The Grexit Through a Defensive Neorealist Lens

  • Abstract:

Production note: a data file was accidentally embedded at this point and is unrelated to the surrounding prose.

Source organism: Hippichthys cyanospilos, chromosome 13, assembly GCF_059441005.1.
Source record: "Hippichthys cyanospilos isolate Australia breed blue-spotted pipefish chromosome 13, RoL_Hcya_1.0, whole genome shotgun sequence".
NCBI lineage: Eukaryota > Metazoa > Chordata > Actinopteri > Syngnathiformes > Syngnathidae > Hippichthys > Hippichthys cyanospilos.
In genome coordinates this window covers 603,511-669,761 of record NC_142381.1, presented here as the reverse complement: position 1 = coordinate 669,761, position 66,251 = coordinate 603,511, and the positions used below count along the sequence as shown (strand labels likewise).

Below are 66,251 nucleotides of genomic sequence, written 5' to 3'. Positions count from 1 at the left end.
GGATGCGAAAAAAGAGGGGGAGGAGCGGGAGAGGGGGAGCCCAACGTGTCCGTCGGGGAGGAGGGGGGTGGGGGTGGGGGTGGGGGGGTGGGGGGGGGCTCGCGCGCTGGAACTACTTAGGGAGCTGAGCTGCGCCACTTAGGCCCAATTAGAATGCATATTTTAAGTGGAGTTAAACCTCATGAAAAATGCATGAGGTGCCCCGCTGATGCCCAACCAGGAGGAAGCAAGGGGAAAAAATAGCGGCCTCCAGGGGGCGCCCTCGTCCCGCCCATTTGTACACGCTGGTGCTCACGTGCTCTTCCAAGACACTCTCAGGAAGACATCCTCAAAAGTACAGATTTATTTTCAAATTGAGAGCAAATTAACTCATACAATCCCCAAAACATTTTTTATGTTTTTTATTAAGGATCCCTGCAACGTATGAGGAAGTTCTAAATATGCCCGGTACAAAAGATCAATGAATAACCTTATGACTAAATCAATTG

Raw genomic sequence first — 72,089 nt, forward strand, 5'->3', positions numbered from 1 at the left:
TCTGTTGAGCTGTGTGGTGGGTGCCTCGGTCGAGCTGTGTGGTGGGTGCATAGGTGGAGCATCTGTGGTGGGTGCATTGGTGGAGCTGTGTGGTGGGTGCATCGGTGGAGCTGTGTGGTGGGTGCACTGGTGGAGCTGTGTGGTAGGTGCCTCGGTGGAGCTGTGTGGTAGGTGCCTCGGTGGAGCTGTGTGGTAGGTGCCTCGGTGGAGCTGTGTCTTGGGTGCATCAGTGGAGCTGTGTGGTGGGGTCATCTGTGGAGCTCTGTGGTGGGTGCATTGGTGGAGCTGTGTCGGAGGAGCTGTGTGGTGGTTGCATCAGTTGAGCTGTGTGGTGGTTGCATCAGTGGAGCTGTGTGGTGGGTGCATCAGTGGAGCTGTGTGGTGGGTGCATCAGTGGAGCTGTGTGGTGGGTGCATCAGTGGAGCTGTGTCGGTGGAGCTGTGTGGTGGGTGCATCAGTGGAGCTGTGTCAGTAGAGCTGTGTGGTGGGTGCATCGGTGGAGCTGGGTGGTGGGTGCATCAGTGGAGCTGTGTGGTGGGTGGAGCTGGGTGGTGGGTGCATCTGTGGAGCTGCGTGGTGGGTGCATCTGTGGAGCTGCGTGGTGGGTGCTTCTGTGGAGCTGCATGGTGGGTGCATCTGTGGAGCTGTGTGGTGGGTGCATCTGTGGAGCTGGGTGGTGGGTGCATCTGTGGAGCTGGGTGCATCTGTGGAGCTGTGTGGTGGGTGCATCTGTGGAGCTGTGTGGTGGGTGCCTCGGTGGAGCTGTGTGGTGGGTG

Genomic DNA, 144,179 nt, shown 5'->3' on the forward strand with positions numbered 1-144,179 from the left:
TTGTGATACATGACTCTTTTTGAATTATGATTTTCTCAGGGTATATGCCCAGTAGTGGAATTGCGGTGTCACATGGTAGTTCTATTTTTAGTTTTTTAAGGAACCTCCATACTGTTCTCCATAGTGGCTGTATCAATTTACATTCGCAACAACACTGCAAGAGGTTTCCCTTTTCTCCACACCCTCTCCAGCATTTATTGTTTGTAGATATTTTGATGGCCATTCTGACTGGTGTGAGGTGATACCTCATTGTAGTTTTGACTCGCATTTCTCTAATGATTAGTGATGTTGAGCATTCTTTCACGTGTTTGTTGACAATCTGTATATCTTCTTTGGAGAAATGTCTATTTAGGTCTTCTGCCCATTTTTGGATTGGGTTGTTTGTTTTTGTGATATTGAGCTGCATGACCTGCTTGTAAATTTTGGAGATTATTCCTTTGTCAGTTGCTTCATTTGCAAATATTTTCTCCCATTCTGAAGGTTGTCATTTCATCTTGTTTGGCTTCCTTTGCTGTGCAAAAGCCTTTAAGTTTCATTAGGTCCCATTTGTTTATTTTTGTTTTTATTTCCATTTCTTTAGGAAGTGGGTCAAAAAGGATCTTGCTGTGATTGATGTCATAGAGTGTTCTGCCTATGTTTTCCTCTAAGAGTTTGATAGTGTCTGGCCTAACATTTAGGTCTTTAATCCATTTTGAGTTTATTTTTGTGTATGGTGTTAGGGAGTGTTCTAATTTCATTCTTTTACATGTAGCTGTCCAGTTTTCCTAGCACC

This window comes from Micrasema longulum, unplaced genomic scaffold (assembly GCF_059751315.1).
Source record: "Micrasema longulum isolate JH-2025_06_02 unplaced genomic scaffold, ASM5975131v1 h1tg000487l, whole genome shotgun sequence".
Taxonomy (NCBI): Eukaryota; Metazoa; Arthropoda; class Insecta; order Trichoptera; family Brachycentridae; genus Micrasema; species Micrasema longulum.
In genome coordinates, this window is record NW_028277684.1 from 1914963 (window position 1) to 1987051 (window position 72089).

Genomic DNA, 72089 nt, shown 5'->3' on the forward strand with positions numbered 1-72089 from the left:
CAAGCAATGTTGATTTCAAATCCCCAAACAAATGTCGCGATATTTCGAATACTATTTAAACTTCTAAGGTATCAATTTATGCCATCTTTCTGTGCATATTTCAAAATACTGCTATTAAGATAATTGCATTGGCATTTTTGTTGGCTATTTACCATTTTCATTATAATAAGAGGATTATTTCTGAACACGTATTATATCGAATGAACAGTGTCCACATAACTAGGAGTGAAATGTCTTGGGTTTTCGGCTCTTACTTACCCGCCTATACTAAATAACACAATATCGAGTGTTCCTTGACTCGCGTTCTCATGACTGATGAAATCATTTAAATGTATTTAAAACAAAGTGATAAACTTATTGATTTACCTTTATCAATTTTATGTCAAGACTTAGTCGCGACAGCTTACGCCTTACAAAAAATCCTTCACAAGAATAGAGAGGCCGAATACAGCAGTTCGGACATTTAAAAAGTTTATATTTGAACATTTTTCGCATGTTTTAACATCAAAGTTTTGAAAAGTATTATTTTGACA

The Euro currency has been around for less than two decades, yet in 2015, we are already seeing a large Euro-crisis of the potential Greek exit from the Eurozone, which has now been termed the ‘Grexit’. The notion of Greece withdrawing from the Euro currency is coupled with Greece’s issues with their own public debt. This past June, a bailout referendum left to the popular vote failed. There have been two elections this year already, the first in January and the second in September. It is fair to say that domestic Greek politics are experiencing a type of limbo with internal and external factors pulling at it. Prime Minister Tsipras and his Syriza party have been instrumental in opposition to further proposed bailouts. This calls for a look into Tsipras’ intentions, especially through a realist lens. Although realism has been traditionally discussed in terms of hard power and exertion of power upon other states, I argue aspects of realism can be construed towards a soft power argument. That is, Tsipras is evoking defensive neorealism, popularised by Kenneth Waltz, in dealing with the Eurozone crisis. The key tenets of neorealism utilised by Tsipras include the European Union as a system being anarchic. In addition, one can never know other state’s intentions (i.e. Germany has been seen as fuddling with Greek elections); one has to be set on survival, and one must always be thinking towards survival. In general, I will look at these facets of neorealism and apply them towards Tsipras and other Prime Ministers of the recent past to show the changing dynamic of the Greek leader at the time and how it influences the potential Grexit.